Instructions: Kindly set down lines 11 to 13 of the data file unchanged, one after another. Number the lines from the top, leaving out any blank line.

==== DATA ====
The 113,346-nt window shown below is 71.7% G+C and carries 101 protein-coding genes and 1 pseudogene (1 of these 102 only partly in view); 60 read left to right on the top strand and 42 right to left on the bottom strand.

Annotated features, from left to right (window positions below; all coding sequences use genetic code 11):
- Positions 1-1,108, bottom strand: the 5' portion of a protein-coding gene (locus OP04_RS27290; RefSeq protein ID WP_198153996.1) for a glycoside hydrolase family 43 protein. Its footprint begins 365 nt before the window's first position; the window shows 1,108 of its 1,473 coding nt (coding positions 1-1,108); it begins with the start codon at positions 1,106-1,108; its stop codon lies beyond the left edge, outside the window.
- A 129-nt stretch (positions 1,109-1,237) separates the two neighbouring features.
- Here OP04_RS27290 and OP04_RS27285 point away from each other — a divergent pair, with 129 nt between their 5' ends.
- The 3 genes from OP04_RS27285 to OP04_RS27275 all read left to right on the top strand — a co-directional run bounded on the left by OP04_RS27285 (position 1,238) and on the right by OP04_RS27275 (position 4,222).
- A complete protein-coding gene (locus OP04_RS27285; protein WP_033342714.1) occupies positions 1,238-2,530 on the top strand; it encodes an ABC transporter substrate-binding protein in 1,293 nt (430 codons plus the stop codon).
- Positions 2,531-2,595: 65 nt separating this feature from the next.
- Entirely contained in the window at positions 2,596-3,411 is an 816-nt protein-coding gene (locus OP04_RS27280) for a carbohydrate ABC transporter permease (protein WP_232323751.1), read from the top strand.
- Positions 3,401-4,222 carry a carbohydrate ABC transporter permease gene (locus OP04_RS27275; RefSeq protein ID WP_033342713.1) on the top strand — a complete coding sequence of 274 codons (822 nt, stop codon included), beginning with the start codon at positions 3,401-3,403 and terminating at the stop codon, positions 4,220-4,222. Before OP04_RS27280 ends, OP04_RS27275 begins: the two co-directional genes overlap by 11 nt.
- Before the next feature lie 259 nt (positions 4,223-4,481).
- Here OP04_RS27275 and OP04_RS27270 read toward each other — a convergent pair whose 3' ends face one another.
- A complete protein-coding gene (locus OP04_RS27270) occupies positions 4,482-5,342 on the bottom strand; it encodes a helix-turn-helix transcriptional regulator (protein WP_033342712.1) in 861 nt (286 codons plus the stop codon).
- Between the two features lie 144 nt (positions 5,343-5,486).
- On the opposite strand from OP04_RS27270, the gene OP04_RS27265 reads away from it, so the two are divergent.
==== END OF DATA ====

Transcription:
- Before the next feature lie 259 nt (positions 4,223-4,481).
- Here OP04_RS27275 and OP04_RS27270 read toward each other — a convergent pair whose 3' ends face one another.
- A complete protein-coding gene (locus OP04_RS27270) occupies positions 4,482-5,342 on the bottom strand; it encodes a helix-turn-helix transcriptional regulator (protein WP_033342712.1) in 861 nt (286 codons plus the stop codon).